Editor’s note: This column was originally published Feb. 22, 2009.
McDonald’s, 9 a.m. My coffee, as usual, is tasty and lawsuit hot. I look around and note that virtually everyone here at mid-morning is at least 60 years old. The kids and moms may come in the afternoon. They will certainly be here over the weekend.
But they are not here now.
This moment is for the geezer crowd. And I am now a full, dues-paid member of this group. There is no turning back. This morning I passed the last official age milestone most of us will experience.
My online bank balance showed a new deposit. It was the first automatic deposit of Social Security retirement benefits. I am now one of the 31,528,000 workers collecting retirement benefits. The deposit, $2,620, was net of the $96.40 premium for Medicare Part B. So the full benefit is $2,716 a month.
If that $2,716 a month strikes you as a hefty amount, it is. The average Social Security benefit check is about $1,153 a month. The most you can pull if you’ve earned the wage-base maximum for your entire work life is $2,172 a month. This year the wage-base maximum is $106,400. Only 1 worker in 20 earns that much.
So how did I get the extra $544 a month?
It was easy. I delayed taking benefits. Instead of taking them at 62, 65 or my full retirement age (65 years and 6 months), I waited until a few months after my 68th birthday.
This may be the only form of denial that pays dividends.
Simply ignore that you’ve become a geezer and, month by month, the government will raise your retirement benefits. The delay means that my wife will receive higher survivor benefits in the event that I am not immortal.
If this sounds familiar, I’ve written a lot about it. Delaying benefits is good personal finance. The optimal age to take benefits for a typical married couple is when the husband is age 68 or 69.
My wife, who was also a strong earner, started taking her benefits at 62. She now gets $1,394 a month. So we’ve got $4,110 a month coming in from Uncle Sam.
Why, with that much money I could be drinking coffee at Starbucks!
I find this worrisome.
It isn’t that we haven’t earned it. We have. We’ve worked and paid lots in employment taxes. And we’ve done it for many years. In addition, the benefits that high-income workers receive are proportionately smaller than the benefits lower-income workers receive. Workers who earn less than $711 a month are credited at a 90 percent rate. Earnings over $4,288 a month are credited at only a 15 percent rate. So we’ve paid proportionately more for the benefits we receive than most workers.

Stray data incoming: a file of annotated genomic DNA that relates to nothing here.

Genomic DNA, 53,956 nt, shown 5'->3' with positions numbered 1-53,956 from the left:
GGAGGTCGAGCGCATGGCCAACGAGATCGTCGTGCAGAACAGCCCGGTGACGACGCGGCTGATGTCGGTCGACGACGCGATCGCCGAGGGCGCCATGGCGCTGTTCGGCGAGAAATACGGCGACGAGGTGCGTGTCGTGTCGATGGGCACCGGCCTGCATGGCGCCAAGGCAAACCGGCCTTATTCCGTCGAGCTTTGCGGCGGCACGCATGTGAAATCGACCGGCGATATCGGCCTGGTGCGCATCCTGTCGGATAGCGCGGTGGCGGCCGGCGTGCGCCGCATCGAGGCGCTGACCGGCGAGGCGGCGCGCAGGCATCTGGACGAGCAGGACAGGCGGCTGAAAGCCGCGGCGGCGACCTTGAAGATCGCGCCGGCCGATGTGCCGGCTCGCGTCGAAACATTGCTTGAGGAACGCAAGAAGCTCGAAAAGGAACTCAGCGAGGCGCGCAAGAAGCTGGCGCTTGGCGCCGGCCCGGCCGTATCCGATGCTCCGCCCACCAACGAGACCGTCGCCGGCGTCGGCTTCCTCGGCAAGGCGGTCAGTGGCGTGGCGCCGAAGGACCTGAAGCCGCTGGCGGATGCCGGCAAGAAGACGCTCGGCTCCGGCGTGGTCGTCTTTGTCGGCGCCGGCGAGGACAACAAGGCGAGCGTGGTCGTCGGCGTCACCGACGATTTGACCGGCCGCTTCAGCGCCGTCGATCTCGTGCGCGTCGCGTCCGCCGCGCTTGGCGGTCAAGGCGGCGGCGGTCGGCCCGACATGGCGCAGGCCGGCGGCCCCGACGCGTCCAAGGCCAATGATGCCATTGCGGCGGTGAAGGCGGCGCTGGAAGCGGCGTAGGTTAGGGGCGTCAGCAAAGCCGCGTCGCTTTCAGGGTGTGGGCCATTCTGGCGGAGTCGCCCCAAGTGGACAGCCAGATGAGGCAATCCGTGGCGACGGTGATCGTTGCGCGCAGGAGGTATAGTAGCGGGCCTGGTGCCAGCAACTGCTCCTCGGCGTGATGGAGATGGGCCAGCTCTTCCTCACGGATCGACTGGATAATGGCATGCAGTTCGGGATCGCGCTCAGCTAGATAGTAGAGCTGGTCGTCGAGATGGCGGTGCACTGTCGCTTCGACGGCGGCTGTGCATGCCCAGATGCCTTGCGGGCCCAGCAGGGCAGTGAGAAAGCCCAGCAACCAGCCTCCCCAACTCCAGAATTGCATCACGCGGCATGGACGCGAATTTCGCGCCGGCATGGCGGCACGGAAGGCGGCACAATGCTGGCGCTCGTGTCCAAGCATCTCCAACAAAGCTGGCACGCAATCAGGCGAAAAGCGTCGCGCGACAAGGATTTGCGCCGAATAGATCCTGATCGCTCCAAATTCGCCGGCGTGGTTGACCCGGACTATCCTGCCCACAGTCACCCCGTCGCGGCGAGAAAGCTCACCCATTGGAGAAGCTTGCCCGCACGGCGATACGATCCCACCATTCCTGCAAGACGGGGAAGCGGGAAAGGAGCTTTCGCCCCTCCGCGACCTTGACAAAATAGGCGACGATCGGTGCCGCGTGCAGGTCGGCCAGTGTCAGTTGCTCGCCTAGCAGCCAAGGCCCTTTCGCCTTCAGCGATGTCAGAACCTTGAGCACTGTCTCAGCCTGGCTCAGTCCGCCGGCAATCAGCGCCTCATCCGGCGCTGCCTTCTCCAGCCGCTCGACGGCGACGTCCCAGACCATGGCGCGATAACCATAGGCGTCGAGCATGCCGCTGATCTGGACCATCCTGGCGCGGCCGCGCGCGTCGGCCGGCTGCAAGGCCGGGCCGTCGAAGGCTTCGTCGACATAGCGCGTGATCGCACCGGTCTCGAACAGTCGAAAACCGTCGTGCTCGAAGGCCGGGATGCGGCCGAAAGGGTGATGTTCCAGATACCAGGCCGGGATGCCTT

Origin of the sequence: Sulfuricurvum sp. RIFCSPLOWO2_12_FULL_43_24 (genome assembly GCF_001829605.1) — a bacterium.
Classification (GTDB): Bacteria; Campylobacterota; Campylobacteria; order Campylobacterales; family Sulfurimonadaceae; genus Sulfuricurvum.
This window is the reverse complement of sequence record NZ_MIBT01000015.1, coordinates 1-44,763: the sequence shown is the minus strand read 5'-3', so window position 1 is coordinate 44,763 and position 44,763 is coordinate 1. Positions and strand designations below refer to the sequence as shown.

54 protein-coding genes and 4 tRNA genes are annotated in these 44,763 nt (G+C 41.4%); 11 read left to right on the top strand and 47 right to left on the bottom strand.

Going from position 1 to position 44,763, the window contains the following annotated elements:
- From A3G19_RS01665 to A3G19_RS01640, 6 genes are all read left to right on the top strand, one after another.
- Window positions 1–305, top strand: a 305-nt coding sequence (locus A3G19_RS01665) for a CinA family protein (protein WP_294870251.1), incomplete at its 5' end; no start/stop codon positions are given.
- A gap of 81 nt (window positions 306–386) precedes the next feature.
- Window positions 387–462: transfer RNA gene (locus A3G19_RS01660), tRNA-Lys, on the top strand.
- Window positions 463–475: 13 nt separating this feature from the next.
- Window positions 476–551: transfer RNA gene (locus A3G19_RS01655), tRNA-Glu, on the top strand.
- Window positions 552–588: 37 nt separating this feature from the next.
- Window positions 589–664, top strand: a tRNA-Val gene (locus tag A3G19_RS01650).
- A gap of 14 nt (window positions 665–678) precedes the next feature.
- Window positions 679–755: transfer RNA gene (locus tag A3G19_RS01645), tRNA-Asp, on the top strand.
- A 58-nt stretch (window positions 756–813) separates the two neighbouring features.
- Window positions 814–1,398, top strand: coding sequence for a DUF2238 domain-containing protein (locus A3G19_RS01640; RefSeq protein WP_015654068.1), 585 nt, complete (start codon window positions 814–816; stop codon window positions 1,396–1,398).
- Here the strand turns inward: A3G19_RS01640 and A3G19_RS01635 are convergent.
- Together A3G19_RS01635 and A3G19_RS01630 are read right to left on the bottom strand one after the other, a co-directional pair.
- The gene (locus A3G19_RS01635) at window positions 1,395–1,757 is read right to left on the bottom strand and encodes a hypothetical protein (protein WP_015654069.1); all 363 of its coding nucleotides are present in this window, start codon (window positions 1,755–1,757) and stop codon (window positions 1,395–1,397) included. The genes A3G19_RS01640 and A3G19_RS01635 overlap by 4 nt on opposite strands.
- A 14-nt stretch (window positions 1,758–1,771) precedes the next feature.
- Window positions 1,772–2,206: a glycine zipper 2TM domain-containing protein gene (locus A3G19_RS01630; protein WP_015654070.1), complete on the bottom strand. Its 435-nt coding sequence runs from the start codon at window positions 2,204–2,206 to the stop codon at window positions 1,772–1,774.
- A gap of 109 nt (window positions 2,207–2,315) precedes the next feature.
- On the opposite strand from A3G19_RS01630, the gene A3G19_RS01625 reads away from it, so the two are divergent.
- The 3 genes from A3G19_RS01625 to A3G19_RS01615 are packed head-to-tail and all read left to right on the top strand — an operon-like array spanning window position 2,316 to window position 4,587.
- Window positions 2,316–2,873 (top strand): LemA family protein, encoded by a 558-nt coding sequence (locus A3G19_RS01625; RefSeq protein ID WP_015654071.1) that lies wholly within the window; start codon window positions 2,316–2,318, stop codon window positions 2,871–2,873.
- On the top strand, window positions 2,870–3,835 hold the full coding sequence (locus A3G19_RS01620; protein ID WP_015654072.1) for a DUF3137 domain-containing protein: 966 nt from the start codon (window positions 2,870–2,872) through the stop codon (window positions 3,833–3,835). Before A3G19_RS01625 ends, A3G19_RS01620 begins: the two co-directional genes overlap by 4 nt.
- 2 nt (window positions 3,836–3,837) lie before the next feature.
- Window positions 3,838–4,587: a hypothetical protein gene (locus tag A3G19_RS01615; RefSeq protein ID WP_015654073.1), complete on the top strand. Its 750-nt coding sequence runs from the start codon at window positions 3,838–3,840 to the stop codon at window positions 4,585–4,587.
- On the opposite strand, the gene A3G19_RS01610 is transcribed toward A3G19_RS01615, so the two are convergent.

So why am I worried? Simple. It takes a lot of workers to support us.
Here’s the math. To deliver our monthly benefit, someone has to have a taxable payroll of $33,145 a month. Here at McDonald’s that translates into lots of hourly workers. And lots of hours. According to, for instance, the median hourly wage for workers with one to four years of experience at McDonald’s is $7.87 an hour. Let’s call it $8. Typical workers will have to clock about 4,143 hours a month to cover our retirement benefits.
A typical McDonald’s has a crew of 50 workers. Most are hourly workers. Few work more than 30 hours a week because, well, things like health benefits are expensive. So a typical worker would have to work 138 weeks, with no benefits, to provide the money my wife and I get, and spend, in a month.
We’re an extreme case, of course. But if you do the math for a more typical retired couple with benefits of $1,876 a month this year, it will still take the typical McDonald’s worker 63 weeks to provide the money an average retired couple receives and spends in a single month.
Fortunately, McDonald’s isn’t the only employer in America. There are lots of companies out there. Some pay the big bucks. The difference is that many of those companies are shedding workers, not adding them. McDonald’s shares, unlike most, are down only 5 percent since the October 2007 market peak. The S&P 500 index is down 46 percent.
There is a message here: Houston, we’ve got a problem.
Scott Burns is a syndicated columnist and a principal of the Plano-based investment firm AssetBuilder Inc.